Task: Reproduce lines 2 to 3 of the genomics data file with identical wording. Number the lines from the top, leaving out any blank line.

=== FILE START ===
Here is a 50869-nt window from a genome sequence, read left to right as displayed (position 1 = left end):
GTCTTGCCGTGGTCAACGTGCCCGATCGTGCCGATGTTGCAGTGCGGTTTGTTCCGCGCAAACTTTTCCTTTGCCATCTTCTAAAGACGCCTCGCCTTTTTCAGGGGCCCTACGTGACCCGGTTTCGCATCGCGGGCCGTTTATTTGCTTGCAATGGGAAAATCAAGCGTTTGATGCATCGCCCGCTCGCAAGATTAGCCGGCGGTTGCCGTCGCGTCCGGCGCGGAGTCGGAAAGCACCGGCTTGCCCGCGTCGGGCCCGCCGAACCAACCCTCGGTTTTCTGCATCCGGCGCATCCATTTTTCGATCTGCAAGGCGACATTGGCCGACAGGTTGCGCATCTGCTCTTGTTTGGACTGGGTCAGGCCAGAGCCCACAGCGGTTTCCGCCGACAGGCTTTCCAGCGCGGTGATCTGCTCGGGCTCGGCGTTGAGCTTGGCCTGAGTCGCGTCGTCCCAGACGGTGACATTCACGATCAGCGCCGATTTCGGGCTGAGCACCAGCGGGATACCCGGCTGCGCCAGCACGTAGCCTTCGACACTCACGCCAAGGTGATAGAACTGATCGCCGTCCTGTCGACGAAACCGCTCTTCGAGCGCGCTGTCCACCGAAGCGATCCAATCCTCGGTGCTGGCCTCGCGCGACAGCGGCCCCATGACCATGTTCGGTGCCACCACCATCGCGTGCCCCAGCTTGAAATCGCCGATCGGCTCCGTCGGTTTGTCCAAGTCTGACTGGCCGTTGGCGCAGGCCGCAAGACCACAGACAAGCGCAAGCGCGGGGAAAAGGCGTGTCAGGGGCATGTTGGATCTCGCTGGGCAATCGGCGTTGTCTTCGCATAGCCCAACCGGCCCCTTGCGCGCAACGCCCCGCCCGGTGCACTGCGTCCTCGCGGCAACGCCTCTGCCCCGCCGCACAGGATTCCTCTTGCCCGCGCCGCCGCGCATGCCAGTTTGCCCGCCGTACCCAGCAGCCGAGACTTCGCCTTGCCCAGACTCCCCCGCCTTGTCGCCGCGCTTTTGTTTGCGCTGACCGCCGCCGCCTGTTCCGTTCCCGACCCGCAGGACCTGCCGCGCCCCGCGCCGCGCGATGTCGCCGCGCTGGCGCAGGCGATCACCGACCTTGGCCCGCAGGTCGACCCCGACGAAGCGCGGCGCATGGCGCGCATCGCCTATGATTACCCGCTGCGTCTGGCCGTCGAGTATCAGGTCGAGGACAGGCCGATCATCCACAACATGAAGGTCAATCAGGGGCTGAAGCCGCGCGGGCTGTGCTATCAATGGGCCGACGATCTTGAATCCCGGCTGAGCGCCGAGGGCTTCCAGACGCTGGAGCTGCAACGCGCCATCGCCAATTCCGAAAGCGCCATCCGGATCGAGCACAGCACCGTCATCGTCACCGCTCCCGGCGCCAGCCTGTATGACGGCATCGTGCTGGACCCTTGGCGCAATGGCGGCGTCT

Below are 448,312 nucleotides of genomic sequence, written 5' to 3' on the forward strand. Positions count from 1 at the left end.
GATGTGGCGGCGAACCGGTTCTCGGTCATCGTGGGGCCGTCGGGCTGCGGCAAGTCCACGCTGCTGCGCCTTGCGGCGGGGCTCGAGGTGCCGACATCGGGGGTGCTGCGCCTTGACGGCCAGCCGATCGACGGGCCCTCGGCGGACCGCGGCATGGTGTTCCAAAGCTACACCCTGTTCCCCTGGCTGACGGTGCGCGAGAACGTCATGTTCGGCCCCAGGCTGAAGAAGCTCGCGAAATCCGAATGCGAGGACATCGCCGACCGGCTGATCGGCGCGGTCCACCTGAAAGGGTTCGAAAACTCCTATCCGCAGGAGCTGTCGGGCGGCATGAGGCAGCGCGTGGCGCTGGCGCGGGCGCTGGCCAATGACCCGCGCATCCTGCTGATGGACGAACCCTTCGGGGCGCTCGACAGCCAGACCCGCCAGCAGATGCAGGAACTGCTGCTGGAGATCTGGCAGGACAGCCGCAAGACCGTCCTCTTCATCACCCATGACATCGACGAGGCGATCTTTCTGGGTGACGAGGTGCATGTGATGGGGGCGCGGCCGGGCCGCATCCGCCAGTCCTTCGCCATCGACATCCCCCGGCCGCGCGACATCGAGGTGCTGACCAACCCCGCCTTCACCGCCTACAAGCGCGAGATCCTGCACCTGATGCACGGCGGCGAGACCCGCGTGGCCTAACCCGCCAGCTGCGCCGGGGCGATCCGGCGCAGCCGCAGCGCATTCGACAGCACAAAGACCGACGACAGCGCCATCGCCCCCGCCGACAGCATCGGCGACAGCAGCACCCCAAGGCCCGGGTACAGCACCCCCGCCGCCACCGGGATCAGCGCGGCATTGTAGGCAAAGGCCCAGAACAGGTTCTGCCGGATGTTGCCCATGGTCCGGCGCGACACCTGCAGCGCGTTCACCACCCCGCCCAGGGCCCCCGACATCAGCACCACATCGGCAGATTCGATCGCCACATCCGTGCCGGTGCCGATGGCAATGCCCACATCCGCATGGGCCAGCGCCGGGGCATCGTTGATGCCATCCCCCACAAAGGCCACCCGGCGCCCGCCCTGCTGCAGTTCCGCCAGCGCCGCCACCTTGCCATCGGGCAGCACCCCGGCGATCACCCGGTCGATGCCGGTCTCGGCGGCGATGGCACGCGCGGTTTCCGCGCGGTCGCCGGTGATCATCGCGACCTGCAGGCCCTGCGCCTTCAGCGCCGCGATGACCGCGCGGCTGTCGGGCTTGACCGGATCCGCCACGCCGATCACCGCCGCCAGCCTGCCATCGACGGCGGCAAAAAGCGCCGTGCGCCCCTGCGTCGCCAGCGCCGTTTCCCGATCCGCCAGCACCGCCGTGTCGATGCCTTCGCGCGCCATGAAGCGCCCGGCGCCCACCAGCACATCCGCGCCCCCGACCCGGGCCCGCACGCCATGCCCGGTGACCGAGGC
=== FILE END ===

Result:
GTCTTGCCGTGGTCAACGTGCCCGATCGTGCCGATGTTGCAGTGCGGTTTGTTCCGCGCAAACTTTTCCTTTGCCATCTTCTAAAGACGCCTCGCCTTTTTCAGGGGCCCTACGTGACCCGGTTTCGCATCGCGGGCCGTTTATTTGCTTGCAATGGGAAAATCAAGCGTTTGATGCATCGCCCGCTCGCAAGATTAGCCGGCGGTTGCCGTCGCGTCCGGCGCGGAGTCGGAAAGCACCGGCTTGCCCGCGTCGGGCCCGCCGAACCAACCCTCGGTTTTCTGCATCCGGCGCATCCATTTTTCGATCTGCAAGGCGACATTGGCCGACAGGTTGCGCATCTGCTCTTGTTTGGACTGGGTCAGGCCAGAGCCCACAGCGGTTTCCGCCGACAGGCTTTCCAGCGCGGTGATCTGCTCGGGCTCGGCGTTGAGCTTGGCCTGAGTCGCGTCGTCCCAGACGGTGACATTCACGATCAGCGCCGATTTCGGGCTGAGCACCAGCGGGATACCCGGCTGCGCCAGCACGTAGCCTTCGACACTCACGCCAAGGTGATAGAACTGATCGCCGTCCTGTCGACGAAACCGCTCTTCGAGCGCGCTGTCCACCGAAGCGATCCAATCCTCGGTGCTGGCCTCGCGCGACAGCGGCCCCATGACCATGTTCGGTGCCACCACCATCGCGTGCCCCAGCTTGAAATCGCCGATCGGCTCCGTCGGTTTGTCCAAGTCTGACTGGCCGTTGGCGCAGGCCGCAAGACCACAGACAAGCGCAAGCGCGGGGAAAAGGCGTGTCAGGGGCATGTTGGATCTCGCTGGGCAATCGGCGTTGTCTTCGCATAGCCCAACCGGCCCCTTGCGCGCAACGCCCCGCCCGGTGCACTGCGTCCTCGCGGCAACGCCTCTGCCCCGCCGCACAGGATTCCTCTTGCCCGCGCCGCCGCGCATGCCAGTTTGCCCGCCGTACCCAGCAGCCGAGACTTCGCCTTGCCCAGACTCCCCCGCCTTGTCGCCGCGCTTTTGTTTGCGCTGACCGCCGCCGCCTGTTCCGTTCCCGACCCGCAGGACCTGCCGCGCCCCGCGCCGCGCGATGTCGCCGCGCTGGCGCAGGCGATCACCGACCTTGGCCCGCAGGTCGACCCCGACGAAGCGCGGCGCATGGCGCGCATCGCCTATGATTACCCGCTGCGTCTGGCCGTCGAGTATCAGGTCGAGGACAGGCCGATCATCCACAACATGAAGGTCAATCAGGGGCTGAAGCCGCGCGGGCTGTGCTATCAATGGGCCGACGATCTTGAATCCCGGCTGAGCGCCGAGGGCTTCCAGACGCTGGAGCTGCAACGCGCCATCGCCAATTCCGAAAGCGCCATCCGGATCGAGCACAGCACCGTCATCGTCACCGCTCCCGGCGCCAGCCTGTATGACGGCATCGTGCTGGACCCTTGGCGCAATGGCGGCGTCT

Below are 448,312 nucleotides of genomic sequence, written 5' to 3' on the forward strand. Positions count from 1 at the left end.